Richard Korn, lead plaintiff in the taxpayer suit challenging
the budget and seeking a refund, told Delaforum that the
probability of his pursuing the issue further "is rather slim,
if [it exists] at all." He left the door slightly ajar, however,
by saying that he had yet to confer with his lawyers in the wake
of an adverse Court of Chancery decision.
Chancellor William Chandler on May 31 denied a request from Korn
and co-plaintiff Andrew Dal Nogare for a preliminary injunction
blocking the $214.5 million budget from taking effect. Granting the injunction
would have paved the way for arguing that some or all of the
county's accumulated budget reserves should be returned to
Although the only question officially before the judge was the
injunction, he took the opportunity while ruling from the bench
after about 90 minutes of oral argument to outline his thinking
about the probable future course of the litigation. That was
encapsulated in two sentences: "The county had a problem which
the court identified. New Castle County and its officials acted
in good faith to remedy that."
Executive Christopher Coons read that as a complete vindication
of the approach he and his administration have taken in managing
county finances since taking office in January. "This ruling
sends an important message to New Castle County taxpayers that
we are doing the right thing and that the judicial branch
supports our contention that these [budget] reserves are
appropriate," he said in a press statement issued after the
ruling. Coons did not attend the hearing.
was almost equally insistent that Chandler had upheld his
position. "I'm very satisfied that what we set out to do we
accomplished," he said.
view is that the suit was successful on two of three significant
issues it raised. In a previous ruling, he pointed out, Chandler
held that the policy of former County Executive Thomas Gordon's
administration of keeping some reserves -- Gordon referred to
them as a surplus -- in off-budget accounts not established by
Council through legislative action was illegal. Korn said that,
because of that successful challenge, the county's budgeting and
reporting process was brought further out into the open than it
had been previously and county officials are being held more
"accountable for how they handle the people's money."
our lawsuit was not brought, county government would have
continued in the same way they were operating," he said. "The
process is only more transparent now because we made it more
said he doubts that those things would have occurred anyway with
the change of administrations. As president of County Council
for four years before being elected to be county executive,
Coons "knew what was going on ... [or] had the duty and
obligation to know what was going on," Korn said.
added that the six Council members who continued in office when
Council was expanded -- one of whom has been replaced with a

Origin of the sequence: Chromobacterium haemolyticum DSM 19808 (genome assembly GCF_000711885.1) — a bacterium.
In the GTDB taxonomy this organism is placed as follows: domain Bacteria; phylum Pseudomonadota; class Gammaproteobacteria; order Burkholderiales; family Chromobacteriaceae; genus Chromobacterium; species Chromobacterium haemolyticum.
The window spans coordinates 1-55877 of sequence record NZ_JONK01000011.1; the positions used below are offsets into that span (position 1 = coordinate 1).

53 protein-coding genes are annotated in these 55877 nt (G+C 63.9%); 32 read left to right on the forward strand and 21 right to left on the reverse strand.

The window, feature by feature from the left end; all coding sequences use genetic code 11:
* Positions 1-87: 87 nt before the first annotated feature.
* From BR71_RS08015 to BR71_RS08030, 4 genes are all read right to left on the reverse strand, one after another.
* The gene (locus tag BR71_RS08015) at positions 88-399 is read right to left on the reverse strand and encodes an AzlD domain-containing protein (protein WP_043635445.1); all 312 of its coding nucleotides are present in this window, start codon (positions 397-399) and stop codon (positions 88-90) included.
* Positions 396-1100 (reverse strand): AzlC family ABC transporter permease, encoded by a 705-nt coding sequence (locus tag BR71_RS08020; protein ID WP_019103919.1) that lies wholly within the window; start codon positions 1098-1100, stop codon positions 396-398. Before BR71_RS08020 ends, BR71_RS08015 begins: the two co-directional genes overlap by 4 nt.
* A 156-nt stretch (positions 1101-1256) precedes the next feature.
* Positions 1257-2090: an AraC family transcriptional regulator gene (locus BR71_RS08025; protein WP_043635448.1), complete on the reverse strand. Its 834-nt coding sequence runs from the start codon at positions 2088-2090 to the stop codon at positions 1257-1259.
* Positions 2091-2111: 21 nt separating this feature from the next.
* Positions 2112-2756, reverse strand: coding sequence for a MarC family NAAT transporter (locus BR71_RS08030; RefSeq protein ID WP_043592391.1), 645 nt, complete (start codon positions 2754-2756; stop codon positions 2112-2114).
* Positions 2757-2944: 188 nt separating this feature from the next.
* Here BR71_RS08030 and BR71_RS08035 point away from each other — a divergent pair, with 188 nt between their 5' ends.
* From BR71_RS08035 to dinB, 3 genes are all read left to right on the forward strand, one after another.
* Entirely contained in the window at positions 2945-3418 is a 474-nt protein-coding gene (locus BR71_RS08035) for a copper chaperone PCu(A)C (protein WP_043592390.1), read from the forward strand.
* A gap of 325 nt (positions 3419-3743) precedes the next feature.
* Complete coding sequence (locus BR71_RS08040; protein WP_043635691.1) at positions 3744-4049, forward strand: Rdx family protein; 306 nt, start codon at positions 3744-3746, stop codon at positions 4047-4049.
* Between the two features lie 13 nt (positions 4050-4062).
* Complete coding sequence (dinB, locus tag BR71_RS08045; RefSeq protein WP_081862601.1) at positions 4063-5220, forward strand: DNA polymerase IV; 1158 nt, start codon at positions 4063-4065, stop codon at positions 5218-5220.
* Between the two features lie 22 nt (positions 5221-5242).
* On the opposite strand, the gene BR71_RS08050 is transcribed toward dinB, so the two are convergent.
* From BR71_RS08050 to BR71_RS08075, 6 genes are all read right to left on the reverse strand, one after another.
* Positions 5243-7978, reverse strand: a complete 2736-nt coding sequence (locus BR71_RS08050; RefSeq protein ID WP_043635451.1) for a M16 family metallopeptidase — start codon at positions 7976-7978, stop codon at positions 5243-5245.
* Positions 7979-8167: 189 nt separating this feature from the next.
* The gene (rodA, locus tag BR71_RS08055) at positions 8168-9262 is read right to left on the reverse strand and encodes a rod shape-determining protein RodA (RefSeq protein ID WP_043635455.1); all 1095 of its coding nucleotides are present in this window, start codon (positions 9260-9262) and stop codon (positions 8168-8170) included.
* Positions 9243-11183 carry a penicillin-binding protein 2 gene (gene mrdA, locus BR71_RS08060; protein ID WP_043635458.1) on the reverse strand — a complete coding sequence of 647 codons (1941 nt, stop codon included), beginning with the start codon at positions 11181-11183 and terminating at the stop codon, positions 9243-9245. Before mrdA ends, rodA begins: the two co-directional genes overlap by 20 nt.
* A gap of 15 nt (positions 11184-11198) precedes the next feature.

Gordon appointee -- shared that obligation.
Chandler strongly indicated in his comments from the bench that
Korn and Dal Nogare would most likely fail on the refund issue.
The harm resulting from the complexity and cost of arranging a
refund, not only of property tax but also real estate transfer
tax and other county revenue sources, would "far outweigh" any
harm to the public from not receiving a refund, the judge said.
acknowledging that he was the one who initially raised the
issue, he said that harm would be acerbated by requiring the
county to cut back its 'rainy day' reserve from 20% to a maximum
of the 5% reserve for emergencies that state government
footnote in his original opinion, which was issued in February,
Chandler questioned whether the state has the power to delegate
to the county the authority to establish a reserve greater than
the state constitution allows the state government to have.
Chandler said he had raised the point only as "an interesting
practical vein, he said, the record shows that the "clear
intention" of the General Assembly in amending the constitution
was to establish a fund to control spending during a budget
crisis in the 1970s and not to curb savings. Moreover, he added,
there was no intention to thereby impose a limitation on county
the injunction hearing on May 31, county attorney Gregg Wilson
argued that budget reserves "are built up in good times ... to
be there to protect the public in lean times."
county reserves that the lawsuit challenged, he said, are the
result of the Gordon administration taking advantage of "a
bubble of prosperity" to set aside money "that is now being used
to hold off future tax increases." As a result, he added, "the
public is not distressed in any way by these funds" and, in
fact, "there has been no public support" for having any of the
Arguing for the plaintiffs, lawyer Gary Traynor said the Gordon
administration "set aside massive amounts of taxpayers' money"
to be used as it saw fit. And, he went on, the present reserve
accounts set up by Council in response to Chandler's initial
ruling are, in fact, "legislative slush funds."
are not what your honor had in mind when you directed the new
Council to go back and set things right," he said.
Chandler in his remarks refuted that. He said Council did so in
"an open process ... [where] the public could hear and see" what
was happening. "All of that, it seems to me, was done in good
faith to comply with my order," he said.
declined to say how the lawsuit was financed, citing traditional
told Delaforum that he intends to maintain an interest in county
affairs. "I am going to stay active ... if I can contribute and
participate in some meaningful way," he said.
added that he does not know whether he will again seek elective
office. He ran unsuccessfully in 2004 for the Democratic
nomination to run for election as county executive, coming in
second to Coons in the primary election. Sherry Freebery, the
county's chief administrative officer during Gordon's
administration, also ran.